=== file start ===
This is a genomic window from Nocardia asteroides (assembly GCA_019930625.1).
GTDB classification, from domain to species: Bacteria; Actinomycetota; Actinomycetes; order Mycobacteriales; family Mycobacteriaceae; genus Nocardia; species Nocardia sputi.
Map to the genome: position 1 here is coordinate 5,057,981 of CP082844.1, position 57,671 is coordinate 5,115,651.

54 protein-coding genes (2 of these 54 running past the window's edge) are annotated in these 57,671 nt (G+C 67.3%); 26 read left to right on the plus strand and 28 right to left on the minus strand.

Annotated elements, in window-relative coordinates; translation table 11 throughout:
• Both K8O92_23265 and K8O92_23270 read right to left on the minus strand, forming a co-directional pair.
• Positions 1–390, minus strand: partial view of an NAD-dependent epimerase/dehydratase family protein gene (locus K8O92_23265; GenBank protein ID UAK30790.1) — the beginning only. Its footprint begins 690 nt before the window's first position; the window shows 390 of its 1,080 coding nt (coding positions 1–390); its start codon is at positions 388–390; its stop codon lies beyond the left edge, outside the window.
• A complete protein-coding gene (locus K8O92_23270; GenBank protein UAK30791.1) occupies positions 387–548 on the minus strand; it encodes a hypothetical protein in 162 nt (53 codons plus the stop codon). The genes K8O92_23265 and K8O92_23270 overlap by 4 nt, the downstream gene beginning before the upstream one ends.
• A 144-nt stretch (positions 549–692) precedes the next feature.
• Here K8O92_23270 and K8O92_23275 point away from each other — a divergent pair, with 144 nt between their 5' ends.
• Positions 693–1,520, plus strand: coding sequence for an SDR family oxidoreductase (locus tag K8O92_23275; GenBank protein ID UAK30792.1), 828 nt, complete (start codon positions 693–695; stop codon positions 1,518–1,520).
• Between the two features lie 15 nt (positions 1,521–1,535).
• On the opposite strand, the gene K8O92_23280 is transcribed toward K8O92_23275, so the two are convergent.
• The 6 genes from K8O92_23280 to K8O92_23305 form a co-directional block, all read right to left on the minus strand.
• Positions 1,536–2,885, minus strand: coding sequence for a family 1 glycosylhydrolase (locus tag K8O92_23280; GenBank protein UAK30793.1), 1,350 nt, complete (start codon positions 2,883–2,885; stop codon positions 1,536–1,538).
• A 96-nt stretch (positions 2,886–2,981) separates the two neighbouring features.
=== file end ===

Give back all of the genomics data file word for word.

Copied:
This is a genomic window from Nocardia asteroides (assembly GCA_019930625.1).
GTDB classification, from domain to species: Bacteria; Actinomycetota; Actinomycetes; order Mycobacteriales; family Mycobacteriaceae; genus Nocardia; species Nocardia sputi.
Map to the genome: position 1 here is coordinate 5,057,981 of CP082844.1, position 57,671 is coordinate 5,115,651.

54 protein-coding genes (2 of these 54 running past the window's edge) are annotated in these 57,671 nt (G+C 67.3%); 26 read left to right on the plus strand and 28 right to left on the minus strand.

Annotated elements, in window-relative coordinates; translation table 11 throughout:
• Both K8O92_23265 and K8O92_23270 read right to left on the minus strand, forming a co-directional pair.
• Positions 1–390, minus strand: partial view of an NAD-dependent epimerase/dehydratase family protein gene (locus K8O92_23265; GenBank protein ID UAK30790.1) — the beginning only. Its footprint begins 690 nt before the window's first position; the window shows 390 of its 1,080 coding nt (coding positions 1–390); its start codon is at positions 388–390; its stop codon lies beyond the left edge, outside the window.
• A complete protein-coding gene (locus K8O92_23270; GenBank protein UAK30791.1) occupies positions 387–548 on the minus strand; it encodes a hypothetical protein in 162 nt (53 codons plus the stop codon). The genes K8O92_23265 and K8O92_23270 overlap by 4 nt, the downstream gene beginning before the upstream one ends.
• A 144-nt stretch (positions 549–692) precedes the next feature.
• Here K8O92_23270 and K8O92_23275 point away from each other — a divergent pair, with 144 nt between their 5' ends.
• Positions 693–1,520, plus strand: coding sequence for an SDR family oxidoreductase (locus tag K8O92_23275; GenBank protein ID UAK30792.1), 828 nt, complete (start codon positions 693–695; stop codon positions 1,518–1,520).
• Between the two features lie 15 nt (positions 1,521–1,535).
• On the opposite strand, the gene K8O92_23280 is transcribed toward K8O92_23275, so the two are convergent.
• The 6 genes from K8O92_23280 to K8O92_23305 form a co-directional block, all read right to left on the minus strand.
• Positions 1,536–2,885, minus strand: coding sequence for a family 1 glycosylhydrolase (locus tag K8O92_23280; GenBank protein UAK30793.1), 1,350 nt, complete (start codon positions 2,883–2,885; stop codon positions 1,536–1,538).
• A 96-nt stretch (positions 2,886–2,981) separates the two neighbouring features.